Many people think of Magna Carta as being the origins of British democracy, but it really did little more than establish, in law, the privileges of the already privileged. A much larger step toward democracy in the United Kingdom was the Great Reform Act of 1832.
Prior to this act, voting rights were restricted to people who had significant property interests. This denied the right to vote for a large portion of the population. It was made even worse by an unfair system of constituencies, where some returned two Members of Parliament with only a handful of voters. Combined with a lack of ballot secrecy, many votes were also purchased. These were known as “Rotten Boroughs.”
The 1832 act reformed the English constituencies and reduced the required property qualifications. These changes expanded the electorate by about 50%.
However, the passage of the act was not the end of the story, as the idea of “universal suffrage ” was not applied. Men also still had to hold property worth at least £10 to vote. Around 1 in 5 adult males were allowed to vote. It wasn’t until 1918 that all property qualifications for voting were removed. By 1928, all women could vote. The 1832 act was the first real recognition that the electoral system in Britain needed to be reformed.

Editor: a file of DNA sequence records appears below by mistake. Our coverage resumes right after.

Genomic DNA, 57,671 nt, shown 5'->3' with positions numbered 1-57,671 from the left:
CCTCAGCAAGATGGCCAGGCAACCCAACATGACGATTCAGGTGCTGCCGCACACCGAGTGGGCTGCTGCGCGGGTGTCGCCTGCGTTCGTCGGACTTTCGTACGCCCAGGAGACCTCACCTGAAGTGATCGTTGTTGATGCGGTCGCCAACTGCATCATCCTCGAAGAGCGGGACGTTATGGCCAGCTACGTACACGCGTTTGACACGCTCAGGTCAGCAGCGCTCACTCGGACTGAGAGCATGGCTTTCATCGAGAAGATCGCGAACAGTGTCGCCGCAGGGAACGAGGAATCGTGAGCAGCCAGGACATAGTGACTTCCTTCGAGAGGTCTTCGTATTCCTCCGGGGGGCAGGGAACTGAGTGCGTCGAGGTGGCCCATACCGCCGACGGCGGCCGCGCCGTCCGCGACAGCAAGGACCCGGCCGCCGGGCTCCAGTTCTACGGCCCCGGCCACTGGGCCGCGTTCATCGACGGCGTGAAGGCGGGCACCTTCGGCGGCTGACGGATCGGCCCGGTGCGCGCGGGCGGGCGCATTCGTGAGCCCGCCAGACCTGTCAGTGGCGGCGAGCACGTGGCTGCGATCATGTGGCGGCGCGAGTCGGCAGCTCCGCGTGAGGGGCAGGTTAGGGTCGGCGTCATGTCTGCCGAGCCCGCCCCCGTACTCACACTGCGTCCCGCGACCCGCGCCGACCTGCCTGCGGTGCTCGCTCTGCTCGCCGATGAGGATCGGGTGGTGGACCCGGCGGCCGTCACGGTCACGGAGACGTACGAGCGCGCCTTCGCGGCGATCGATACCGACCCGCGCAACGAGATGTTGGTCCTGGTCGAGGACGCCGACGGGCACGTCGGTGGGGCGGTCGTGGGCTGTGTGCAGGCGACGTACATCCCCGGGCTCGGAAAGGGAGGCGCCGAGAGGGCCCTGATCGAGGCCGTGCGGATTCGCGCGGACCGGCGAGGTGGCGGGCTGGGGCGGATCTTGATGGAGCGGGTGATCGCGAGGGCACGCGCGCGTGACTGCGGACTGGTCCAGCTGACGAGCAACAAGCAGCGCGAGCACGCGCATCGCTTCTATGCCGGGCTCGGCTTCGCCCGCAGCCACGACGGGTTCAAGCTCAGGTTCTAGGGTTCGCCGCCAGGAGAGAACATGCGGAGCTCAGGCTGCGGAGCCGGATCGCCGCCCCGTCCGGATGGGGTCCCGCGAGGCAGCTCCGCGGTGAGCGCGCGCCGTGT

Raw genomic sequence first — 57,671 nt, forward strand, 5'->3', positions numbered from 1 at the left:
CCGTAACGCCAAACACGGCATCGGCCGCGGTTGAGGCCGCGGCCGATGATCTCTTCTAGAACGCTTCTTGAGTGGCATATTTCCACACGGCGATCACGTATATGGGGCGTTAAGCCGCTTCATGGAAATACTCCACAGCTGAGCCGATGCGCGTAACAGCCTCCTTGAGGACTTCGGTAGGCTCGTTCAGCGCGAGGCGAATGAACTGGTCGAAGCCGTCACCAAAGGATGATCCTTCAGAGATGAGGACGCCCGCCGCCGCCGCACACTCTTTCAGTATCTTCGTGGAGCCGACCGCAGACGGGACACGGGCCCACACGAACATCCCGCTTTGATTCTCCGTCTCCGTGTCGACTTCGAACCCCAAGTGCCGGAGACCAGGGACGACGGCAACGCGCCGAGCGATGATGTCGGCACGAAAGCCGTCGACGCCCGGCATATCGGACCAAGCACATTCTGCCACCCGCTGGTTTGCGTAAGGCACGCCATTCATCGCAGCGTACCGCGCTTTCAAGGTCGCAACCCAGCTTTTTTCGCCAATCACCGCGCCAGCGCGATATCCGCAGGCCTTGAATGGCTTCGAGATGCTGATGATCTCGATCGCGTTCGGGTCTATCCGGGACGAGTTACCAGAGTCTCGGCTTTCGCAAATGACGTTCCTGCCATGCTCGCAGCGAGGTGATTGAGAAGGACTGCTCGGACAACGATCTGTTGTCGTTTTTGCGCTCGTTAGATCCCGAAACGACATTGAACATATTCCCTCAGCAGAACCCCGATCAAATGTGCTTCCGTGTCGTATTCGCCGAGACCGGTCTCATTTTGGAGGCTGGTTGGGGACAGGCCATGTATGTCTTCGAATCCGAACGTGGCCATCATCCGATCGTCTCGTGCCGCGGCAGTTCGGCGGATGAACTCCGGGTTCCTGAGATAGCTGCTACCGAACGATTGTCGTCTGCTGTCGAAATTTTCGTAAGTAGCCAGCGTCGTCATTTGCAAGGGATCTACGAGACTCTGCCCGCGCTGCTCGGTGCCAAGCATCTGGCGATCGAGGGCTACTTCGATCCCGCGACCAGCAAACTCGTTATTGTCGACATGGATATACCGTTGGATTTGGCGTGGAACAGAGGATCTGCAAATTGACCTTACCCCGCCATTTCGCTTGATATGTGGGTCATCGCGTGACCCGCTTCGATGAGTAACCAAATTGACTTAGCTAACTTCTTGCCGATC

The person most responsible for this act was Charles Grey, 2nd Earl Grey, Whig prime minister at the time.
The tower was constructed to commemorate the act and to honor Grey who introduced the legislation. It was built by one of his supporters, Lieutenant Colonel Thornhills, who lived nearby.
Earl Grey Tower is one name (most commonly used on maps), but the alternative name, the Reform Tower, is often used locally. The square stone tower sits on the edge of Stanton Moor in Derbyshire. It’s a rather plain square tower and is gradually falling into a state of decay, however, its social significance is immense.
Know Before You Go
Because of safety concerns, the entrance door to the base of the tower has been bricked up.